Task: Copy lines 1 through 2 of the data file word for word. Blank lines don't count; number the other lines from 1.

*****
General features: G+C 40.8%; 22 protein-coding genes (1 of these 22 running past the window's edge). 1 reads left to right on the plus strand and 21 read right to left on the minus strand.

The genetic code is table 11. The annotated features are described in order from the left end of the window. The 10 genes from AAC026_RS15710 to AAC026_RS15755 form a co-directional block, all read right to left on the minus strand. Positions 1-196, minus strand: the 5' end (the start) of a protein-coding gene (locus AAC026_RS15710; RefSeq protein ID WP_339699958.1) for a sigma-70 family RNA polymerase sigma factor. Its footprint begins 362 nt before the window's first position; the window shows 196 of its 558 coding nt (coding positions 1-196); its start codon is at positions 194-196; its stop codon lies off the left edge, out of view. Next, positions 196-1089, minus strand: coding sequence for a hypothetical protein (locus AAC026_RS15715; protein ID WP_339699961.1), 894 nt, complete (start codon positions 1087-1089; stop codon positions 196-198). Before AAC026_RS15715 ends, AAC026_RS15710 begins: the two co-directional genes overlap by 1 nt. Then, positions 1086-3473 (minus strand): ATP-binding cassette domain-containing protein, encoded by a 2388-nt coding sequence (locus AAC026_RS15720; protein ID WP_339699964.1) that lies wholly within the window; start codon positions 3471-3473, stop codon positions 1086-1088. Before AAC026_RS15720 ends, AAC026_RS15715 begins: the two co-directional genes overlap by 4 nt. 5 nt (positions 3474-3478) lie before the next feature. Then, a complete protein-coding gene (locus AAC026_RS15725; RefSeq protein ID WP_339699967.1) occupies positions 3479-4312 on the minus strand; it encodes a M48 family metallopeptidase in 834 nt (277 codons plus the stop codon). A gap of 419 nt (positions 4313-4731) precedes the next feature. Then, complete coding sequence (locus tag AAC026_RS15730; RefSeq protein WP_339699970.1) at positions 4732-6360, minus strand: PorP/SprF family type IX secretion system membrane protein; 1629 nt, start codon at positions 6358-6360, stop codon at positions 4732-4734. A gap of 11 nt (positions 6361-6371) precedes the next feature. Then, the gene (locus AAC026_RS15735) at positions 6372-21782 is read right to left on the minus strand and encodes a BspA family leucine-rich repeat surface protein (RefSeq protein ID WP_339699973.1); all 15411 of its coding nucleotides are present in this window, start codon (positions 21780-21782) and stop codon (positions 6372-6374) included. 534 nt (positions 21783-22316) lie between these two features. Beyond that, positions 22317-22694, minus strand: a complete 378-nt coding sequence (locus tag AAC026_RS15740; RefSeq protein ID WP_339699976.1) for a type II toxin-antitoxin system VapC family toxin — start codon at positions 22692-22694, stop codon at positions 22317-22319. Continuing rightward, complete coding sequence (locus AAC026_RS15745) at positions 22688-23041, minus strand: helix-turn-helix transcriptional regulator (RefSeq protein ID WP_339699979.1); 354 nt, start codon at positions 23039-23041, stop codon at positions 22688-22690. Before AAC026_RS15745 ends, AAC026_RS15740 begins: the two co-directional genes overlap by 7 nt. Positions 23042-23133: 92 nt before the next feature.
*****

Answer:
General features: G+C 40.8%; 22 protein-coding genes (1 of these 22 running past the window's edge). 1 reads left to right on the plus strand and 21 read right to left on the minus strand.

The genetic code is table 11. The annotated features are described in order from the left end of the window. The 10 genes from AAC026_RS15710 to AAC026_RS15755 form a co-directional block, all read right to left on the minus strand. Positions 1-196, minus strand: the 5' end (the start) of a protein-coding gene (locus AAC026_RS15710; RefSeq protein ID WP_339699958.1) for a sigma-70 family RNA polymerase sigma factor. Its footprint begins 362 nt before the window's first position; the window shows 196 of its 558 coding nt (coding positions 1-196); its start codon is at positions 194-196; its stop codon lies off the left edge, out of view. Next, positions 196-1089, minus strand: coding sequence for a hypothetical protein (locus AAC026_RS15715; protein ID WP_339699961.1), 894 nt, complete (start codon positions 1087-1089; stop codon positions 196-198). Before AAC026_RS15715 ends, AAC026_RS15710 begins: the two co-directional genes overlap by 1 nt. Then, positions 1086-3473 (minus strand): ATP-binding cassette domain-containing protein, encoded by a 2388-nt coding sequence (locus AAC026_RS15720; protein ID WP_339699964.1) that lies wholly within the window; start codon positions 3471-3473, stop codon positions 1086-1088. Before AAC026_RS15720 ends, AAC026_RS15715 begins: the two co-directional genes overlap by 4 nt. 5 nt (positions 3474-3478) lie before the next feature. Then, a complete protein-coding gene (locus AAC026_RS15725; RefSeq protein ID WP_339699967.1) occupies positions 3479-4312 on the minus strand; it encodes a M48 family metallopeptidase in 834 nt (277 codons plus the stop codon). A gap of 419 nt (positions 4313-4731) precedes the next feature. Then, complete coding sequence (locus tag AAC026_RS15730; RefSeq protein WP_339699970.1) at positions 4732-6360, minus strand: PorP/SprF family type IX secretion system membrane protein; 1629 nt, start codon at positions 6358-6360, stop codon at positions 4732-4734. A gap of 11 nt (positions 6361-6371) precedes the next feature. Then, the gene (locus AAC026_RS15735) at positions 6372-21782 is read right to left on the minus strand and encodes a BspA family leucine-rich repeat surface protein (RefSeq protein ID WP_339699973.1); all 15411 of its coding nucleotides are present in this window, start codon (positions 21780-21782) and stop codon (positions 6372-6374) included. 534 nt (positions 21783-22316) lie between these two features. Beyond that, positions 22317-22694, minus strand: a complete 378-nt coding sequence (locus tag AAC026_RS15740; RefSeq protein ID WP_339699976.1) for a type II toxin-antitoxin system VapC family toxin — start codon at positions 22692-22694, stop codon at positions 22317-22319. Continuing rightward, complete coding sequence (locus AAC026_RS15745) at positions 22688-23041, minus strand: helix-turn-helix transcriptional regulator (RefSeq protein ID WP_339699979.1); 354 nt, start codon at positions 23039-23041, stop codon at positions 22688-22690. Before AAC026_RS15745 ends, AAC026_RS15740 begins: the two co-directional genes overlap by 7 nt. Positions 23042-23133: 92 nt before the next feature.